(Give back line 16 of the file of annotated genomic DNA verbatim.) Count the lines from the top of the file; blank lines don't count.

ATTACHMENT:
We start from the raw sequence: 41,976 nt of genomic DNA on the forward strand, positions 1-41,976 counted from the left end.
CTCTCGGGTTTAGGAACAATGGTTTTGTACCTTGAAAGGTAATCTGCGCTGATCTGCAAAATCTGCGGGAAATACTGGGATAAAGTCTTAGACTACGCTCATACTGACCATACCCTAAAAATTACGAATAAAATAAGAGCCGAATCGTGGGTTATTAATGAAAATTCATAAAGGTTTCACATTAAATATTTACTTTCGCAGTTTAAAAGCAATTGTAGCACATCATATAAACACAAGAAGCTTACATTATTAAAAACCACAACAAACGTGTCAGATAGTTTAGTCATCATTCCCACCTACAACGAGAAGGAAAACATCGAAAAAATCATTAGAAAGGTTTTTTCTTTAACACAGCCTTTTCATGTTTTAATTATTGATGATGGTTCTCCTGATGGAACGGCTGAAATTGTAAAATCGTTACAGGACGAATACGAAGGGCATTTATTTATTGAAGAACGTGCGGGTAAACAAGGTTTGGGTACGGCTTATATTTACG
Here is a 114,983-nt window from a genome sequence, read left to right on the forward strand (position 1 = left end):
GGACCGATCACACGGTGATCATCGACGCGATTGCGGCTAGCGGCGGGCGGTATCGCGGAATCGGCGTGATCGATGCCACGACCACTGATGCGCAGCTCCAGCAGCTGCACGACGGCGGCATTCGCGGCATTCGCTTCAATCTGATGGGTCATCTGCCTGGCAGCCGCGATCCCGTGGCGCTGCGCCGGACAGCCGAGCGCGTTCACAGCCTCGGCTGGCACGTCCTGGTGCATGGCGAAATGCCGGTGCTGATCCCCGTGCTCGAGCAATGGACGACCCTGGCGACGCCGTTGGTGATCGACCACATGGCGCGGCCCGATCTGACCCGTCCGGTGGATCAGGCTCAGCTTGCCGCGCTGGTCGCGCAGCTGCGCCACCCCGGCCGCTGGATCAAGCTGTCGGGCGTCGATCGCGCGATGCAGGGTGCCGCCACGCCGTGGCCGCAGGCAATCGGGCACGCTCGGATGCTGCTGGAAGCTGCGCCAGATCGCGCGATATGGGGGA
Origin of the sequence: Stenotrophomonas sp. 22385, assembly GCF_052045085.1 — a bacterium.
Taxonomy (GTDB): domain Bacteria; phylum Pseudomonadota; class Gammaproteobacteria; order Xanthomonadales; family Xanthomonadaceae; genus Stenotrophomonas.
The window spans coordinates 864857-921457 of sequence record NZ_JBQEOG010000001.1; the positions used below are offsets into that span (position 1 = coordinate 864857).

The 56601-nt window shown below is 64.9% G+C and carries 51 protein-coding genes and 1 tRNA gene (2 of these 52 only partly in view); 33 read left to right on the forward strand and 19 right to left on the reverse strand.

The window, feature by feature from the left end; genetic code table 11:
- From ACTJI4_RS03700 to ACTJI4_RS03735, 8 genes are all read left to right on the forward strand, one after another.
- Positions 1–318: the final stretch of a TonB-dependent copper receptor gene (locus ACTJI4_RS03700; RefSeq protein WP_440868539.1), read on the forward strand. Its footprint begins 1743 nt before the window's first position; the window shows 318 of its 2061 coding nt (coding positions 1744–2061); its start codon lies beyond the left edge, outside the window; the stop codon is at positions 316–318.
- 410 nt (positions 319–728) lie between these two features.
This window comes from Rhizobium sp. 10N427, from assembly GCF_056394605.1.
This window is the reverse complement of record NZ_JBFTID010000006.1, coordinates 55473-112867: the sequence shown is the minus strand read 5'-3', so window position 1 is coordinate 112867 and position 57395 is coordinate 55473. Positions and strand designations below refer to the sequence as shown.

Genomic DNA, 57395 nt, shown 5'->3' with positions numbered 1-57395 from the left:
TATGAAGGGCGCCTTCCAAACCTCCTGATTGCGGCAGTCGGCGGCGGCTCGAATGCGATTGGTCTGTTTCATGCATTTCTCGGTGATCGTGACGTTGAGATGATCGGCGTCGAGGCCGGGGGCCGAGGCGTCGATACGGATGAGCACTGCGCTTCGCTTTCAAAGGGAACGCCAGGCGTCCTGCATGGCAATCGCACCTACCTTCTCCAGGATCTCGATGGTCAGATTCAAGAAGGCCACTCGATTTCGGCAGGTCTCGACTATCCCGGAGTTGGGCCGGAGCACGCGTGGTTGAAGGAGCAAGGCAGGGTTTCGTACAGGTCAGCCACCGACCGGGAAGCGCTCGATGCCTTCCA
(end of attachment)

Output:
TATGAAGGGCGCCTTCCAAACCTCCTGATTGCGGCAGTCGGCGGCGGCTCGAATGCGATTGGTCTGTTTCATGCATTTCTCGGTGATCGTGACGTTGAGATGATCGGCGTCGAGGCCGGGGGCCGAGGCGTCGATACGGATGAGCACTGCGCTTCGCTTTCAAAGGGAACGCCAGGCGTCCTGCATGGCAATCGCACCTACCTTCTCCAGGATCTCGATGGTCAGATTCAAGAAGGCCACTCGATTTCGGCAGGTCTCGACTATCCCGGAGTTGGGCCGGAGCACGCGTGGTTGAAGGAGCAAGGCAGGGTTTCGTACAGGTCAGCCACCGACCGGGAAGCGCTCGATGCCTTCCA